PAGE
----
Experts aver that the government and other stakeholders must invest more in taming alcohol addiction and drug abuse, adding they should channel more resources into campaigns against drug abuse.
This includes establishment of more modern rehabilitation centres and adequate human resource, as well as the creation of strong laws to protect Kenyans against substance abuse.
The National Coordinator of the Institute for Social Accountability Wanjiru Gikonyo said this is critical because drug addiction has reduced output in many workplaces.
She added that many families and companies are struggling to contain family members or employees who are addicted to drugs.
“The problem is bigger than we think. It is becoming clear that every family today has someone who is experiencing drug addiction,” Wanjiru told The Nairobian. She called on the government to conduct research and public participation to find a lasting solution to drug abuse.
“We should also look at the socio-economic and health impacts of drug abuse on the country. It is clear that this problem requires much more attention so that we can save the current generations from the effects of alcohol addiction,” she said.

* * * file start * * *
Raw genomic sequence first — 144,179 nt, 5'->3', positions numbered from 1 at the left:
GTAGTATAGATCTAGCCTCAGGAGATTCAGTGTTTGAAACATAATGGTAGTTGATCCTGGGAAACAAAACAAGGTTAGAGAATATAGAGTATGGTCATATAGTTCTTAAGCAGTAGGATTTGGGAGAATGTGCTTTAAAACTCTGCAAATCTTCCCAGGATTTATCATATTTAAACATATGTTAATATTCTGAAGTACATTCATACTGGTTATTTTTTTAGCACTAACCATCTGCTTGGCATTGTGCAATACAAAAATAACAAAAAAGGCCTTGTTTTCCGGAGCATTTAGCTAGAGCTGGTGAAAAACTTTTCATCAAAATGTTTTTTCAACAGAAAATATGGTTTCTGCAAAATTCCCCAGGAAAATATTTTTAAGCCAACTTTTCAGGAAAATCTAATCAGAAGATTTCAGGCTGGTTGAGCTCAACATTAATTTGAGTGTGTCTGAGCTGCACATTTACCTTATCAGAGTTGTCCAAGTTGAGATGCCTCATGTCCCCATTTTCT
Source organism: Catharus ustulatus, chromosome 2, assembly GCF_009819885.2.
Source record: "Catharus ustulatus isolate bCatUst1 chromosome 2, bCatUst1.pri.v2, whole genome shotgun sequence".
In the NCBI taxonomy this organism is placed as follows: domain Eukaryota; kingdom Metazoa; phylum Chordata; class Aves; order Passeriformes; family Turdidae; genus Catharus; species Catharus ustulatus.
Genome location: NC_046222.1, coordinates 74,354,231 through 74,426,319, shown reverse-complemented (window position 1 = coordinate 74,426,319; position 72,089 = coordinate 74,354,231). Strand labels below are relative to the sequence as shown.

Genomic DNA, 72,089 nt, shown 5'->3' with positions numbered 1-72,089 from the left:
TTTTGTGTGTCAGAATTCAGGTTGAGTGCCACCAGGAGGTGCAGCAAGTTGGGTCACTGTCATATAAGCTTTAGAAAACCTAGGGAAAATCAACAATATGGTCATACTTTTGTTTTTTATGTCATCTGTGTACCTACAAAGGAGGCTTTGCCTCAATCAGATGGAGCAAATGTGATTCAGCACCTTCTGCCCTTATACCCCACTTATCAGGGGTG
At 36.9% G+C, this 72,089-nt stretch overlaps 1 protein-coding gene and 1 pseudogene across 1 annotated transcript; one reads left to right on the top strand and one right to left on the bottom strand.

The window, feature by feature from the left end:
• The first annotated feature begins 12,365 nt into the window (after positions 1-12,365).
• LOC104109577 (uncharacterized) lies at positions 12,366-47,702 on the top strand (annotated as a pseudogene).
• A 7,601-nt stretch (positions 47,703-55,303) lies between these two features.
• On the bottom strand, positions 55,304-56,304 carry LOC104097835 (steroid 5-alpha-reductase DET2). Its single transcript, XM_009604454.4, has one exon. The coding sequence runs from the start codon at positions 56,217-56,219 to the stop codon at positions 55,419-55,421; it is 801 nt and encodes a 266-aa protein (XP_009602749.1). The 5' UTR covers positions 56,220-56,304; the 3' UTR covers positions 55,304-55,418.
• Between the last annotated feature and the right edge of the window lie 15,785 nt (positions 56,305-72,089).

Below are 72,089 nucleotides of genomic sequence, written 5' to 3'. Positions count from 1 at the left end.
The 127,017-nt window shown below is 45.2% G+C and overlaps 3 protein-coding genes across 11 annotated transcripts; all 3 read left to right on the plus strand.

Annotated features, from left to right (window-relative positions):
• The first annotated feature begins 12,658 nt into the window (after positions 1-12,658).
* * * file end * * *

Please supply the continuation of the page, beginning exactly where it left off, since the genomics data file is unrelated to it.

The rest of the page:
- Infidelity, loneliness driving women into alcoholism
- Nacada warning on bhang campaign
- Address the marijuana abuse among youths
- Cheap Tanzanian alcohol driving Kenyans in Namanga to early graves
One challenge however has been a dearth of data.
“We need data so that we do what is right. We need the right information to have the right policies that can address alcohol addiction,” said Wanjiru.
She, however, warned that the law bars employers from firing employees addicted to drugs. Instead, she called on employers to develop and implement mechanisms for counselling the afflicted as well as investing resources to help address addiction at the work place.
“The employers, the government and other stakeholders should support victims so that they can have a good life. They need rehabilitation as well as guidance and counselling,” Wanjiru said. The situation is worse since 82 per cent of Kenyans are unemployed or in informal employment.
“It looks like no one is bothered about those people who can only access unrefined alcoholic spirits. The government must do more to get them out of the gutter. We need to do more to save families as well,” she said.
The National Authority for the Campaign Against Alcohol and Drug Abuse (NACADA) Public Education and Advocacy Manager Susan Maua said that alcohol is a depressant, which has destroyed many lives in the country.
She advised young people experimenting with alcohol that treating alcoholism is an expensive undertaking and that they had better keep off before falling off the cliff.